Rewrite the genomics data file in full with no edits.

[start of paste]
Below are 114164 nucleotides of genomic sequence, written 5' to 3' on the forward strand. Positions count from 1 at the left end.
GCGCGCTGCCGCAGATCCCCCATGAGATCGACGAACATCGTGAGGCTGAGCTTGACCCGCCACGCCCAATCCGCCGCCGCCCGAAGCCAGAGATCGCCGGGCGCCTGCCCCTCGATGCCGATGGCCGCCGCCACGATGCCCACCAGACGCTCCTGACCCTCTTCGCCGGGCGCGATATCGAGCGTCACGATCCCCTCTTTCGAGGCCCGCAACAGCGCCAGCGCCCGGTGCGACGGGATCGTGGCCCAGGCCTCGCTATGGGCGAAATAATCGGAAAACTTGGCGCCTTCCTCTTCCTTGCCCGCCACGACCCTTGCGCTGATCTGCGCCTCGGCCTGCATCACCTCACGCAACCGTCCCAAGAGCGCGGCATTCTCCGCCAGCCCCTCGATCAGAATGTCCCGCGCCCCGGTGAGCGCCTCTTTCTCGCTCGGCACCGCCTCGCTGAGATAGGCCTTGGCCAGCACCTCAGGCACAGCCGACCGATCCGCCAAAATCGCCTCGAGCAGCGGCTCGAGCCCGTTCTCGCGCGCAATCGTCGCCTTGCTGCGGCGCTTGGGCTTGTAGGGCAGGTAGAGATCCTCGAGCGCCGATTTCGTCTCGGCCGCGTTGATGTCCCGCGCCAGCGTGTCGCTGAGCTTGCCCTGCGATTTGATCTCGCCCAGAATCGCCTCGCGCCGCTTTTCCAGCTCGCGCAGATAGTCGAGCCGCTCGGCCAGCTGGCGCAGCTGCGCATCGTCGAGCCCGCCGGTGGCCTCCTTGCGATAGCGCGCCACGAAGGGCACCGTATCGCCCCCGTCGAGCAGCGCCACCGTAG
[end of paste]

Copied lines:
Below are 114164 nucleotides of genomic sequence, written 5' to 3' on the forward strand. Positions count from 1 at the left end.
GCGCGCTGCCGCAGATCCCCCATGAGATCGACGAACATCGTGAGGCTGAGCTTGACCCGCCACGCCCAATCCGCCGCCGCCCGAAGCCAGAGATCGCCGGGCGCCTGCCCCTCGATGCCGATGGCCGCCGCCACGATGCCCACCAGACGCTCCTGACCCTCTTCGCCGGGCGCGATATCGAGCGTCACGATCCCCTCTTTCGAGGCCCGCAACAGCGCCAGCGCCCGGTGCGACGGGATCGTGGCCCAGGCCTCGCTATGGGCGAAATAATCGGAAAACTTGGCGCCTTCCTCTTCCTTGCCCGCCACGACCCTTGCGCTGATCTGCGCCTCGGCCTGCATCACCTCACGCAACCGTCCCAAGAGCGCGGCATTCTCCGCCAGCCCCTCGATCAGAATGTCCCGCGCCCCGGTGAGCGCCTCTTTCTCGCTCGGCACCGCCTCGCTGAGATAGGCCTTGGCCAGCACCTCAGGCACAGCCGACCGATCCGCCAAAATCGCCTCGAGCAGCGGCTCGAGCCCGTTCTCGCGCGCAATCGTCGCCTTGCTGCGGCGCTTGGGCTTGTAGGGCAGGTAGAGATCCTCGAGCGCCGATTTCGTCTCGGCCGCGTTGATGTCCCGCGCCAGCGTGTCGCTGAGCTTGCCCTGCGATTTGATCTCGCCCAGAATCGCCTCGCGCCGCTTTTCCAGCTCGCGCAGATAGTCGAGCCGCTCGGCCAGCTGGCGCAGCTGCGCATCGTCGAGCCCGCCGGTGGCCTCCTTGCGATAGCGCGCCACGAAGGGCACCGTATCGCCCCCGTCGAGCAGCGCCACCGTAG